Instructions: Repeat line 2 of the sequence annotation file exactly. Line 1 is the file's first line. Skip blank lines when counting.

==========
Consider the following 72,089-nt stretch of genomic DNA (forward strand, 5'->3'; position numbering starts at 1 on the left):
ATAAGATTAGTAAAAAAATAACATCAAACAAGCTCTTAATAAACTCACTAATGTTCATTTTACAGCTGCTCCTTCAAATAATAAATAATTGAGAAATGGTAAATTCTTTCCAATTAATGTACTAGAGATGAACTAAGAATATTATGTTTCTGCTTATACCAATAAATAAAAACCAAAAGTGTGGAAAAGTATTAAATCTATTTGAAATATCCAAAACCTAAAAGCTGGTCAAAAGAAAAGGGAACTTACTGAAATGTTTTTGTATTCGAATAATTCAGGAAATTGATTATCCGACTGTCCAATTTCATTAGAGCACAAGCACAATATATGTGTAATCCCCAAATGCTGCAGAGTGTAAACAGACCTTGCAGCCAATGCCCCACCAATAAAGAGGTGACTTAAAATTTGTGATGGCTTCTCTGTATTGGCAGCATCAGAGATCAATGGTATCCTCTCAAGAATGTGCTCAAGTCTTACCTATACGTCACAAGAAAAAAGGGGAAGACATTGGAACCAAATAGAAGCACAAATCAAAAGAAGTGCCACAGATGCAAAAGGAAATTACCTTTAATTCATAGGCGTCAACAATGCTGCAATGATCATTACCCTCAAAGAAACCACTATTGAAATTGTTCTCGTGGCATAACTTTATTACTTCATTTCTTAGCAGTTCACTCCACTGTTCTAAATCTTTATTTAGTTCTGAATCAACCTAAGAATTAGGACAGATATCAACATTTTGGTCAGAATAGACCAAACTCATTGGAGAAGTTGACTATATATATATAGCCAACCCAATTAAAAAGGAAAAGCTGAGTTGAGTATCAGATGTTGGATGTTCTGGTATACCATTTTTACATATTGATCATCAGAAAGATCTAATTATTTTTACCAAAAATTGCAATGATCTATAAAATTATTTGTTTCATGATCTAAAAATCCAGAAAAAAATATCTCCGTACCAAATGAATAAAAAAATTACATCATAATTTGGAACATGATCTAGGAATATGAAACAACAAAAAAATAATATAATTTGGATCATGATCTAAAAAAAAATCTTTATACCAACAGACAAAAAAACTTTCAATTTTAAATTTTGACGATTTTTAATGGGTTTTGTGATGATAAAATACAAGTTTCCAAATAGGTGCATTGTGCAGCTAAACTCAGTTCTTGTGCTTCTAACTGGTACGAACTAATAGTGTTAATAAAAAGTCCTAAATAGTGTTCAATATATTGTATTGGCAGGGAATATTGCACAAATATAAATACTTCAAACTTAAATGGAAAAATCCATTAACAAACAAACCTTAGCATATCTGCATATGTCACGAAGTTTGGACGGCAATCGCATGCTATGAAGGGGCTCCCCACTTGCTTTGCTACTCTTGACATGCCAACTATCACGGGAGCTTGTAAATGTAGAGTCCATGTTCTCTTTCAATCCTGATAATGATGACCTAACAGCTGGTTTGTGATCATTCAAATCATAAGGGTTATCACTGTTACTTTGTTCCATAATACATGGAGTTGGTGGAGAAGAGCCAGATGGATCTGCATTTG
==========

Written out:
ATAAGATTAGTAAAAAAATAACATCAAACAAGCTCTTAATAAACTCACTAATGTTCATTTTACAGCTGCTCCTTCAAATAATAAATAATTGAGAAATGGTAAATTCTTTCCAATTAATGTACTAGAGATGAACTAAGAATATTATGTTTCTGCTTATACCAATAAATAAAAACCAAAAGTGTGGAAAAGTATTAAATCTATTTGAAATATCCAAAACCTAAAAGCTGGTCAAAAGAAAAGGGAACTTACTGAAATGTTTTTGTATTCGAATAATTCAGGAAATTGATTATCCGACTGTCCAATTTCATTAGAGCACAAGCACAATATATGTGTAATCCCCAAATGCTGCAGAGTGTAAACAGACCTTGCAGCCAATGCCCCACCAATAAAGAGGTGACTTAAAATTTGTGATGGCTTCTCTGTATTGGCAGCATCAGAGATCAATGGTATCCTCTCAAGAATGTGCTCAAGTCTTACCTATACGTCACAAGAAAAAAGGGGAAGACATTGGAACCAAATAGAAGCACAAATCAAAAGAAGTGCCACAGATGCAAAAGGAAATTACCTTTAATTCATAGGCGTCAACAATGCTGCAATGATCATTACCCTCAAAGAAACCACTATTGAAATTGTTCTCGTGGCATAACTTTATTACTTCATTTCTTAGCAGTTCACTCCACTGTTCTAAATCTTTATTTAGTTCTGAATCAACCTAAGAATTAGGACAGATATCAACATTTTGGTCAGAATAGACCAAACTCATTGGAGAAGTTGACTATATATATATAGCCAACCCAATTAAAAAGGAAAAGCTGAGTTGAGTATCAGATGTTGGATGTTCTGGTATACCATTTTTACATATTGATCATCAGAAAGATCTAATTATTTTTACCAAAAATTGCAATGATCTATAAAATTATTTGTTTCATGATCTAAAAATCCAGAAAAAAATATCTCCGTACCAAATGAATAAAAAAATTACATCATAATTTGGAACATGATCTAGGAATATGAAACAACAAAAAAATAATATAATTTGGATCATGATCTAAAAAAAAATCTTTATACCAACAGACAAAAAAACTTTCAATTTTAAATTTTGACGATTTTTAATGGGTTTTGTGATGATAAAATACAAGTTTCCAAATAGGTGCATTGTGCAGCTAAACTCAGTTCTTGTGCTTCTAACTGGTACGAACTAATAGTGTTAATAAAAAGTCCTAAATAGTGTTCAATATATTGTATTGGCAGGGAATATTGCACAAATATAAATACTTCAAACTTAAATGGAAAAATCCATTAACAAACAAACCTTAGCATATCTGCATATGTCACGAAGTTTGGACGGCAATCGCATGCTATGAAGGGGCTCCCCACTTGCTTTGCTACTCTTGACATGCCAACTATCACGGGAGCTTGTAAATGTAGAGTCCATGTTCTCTTTCAATCCTGATAATGATGACCTAACAGCTGGTTTGTGATCATTCAAATCATAAGGGTTATCACTGTTACTTTGTTCCATAATACATGGAGTTGGTGGAGAAGAGCCAGATGGATCTGCATTTG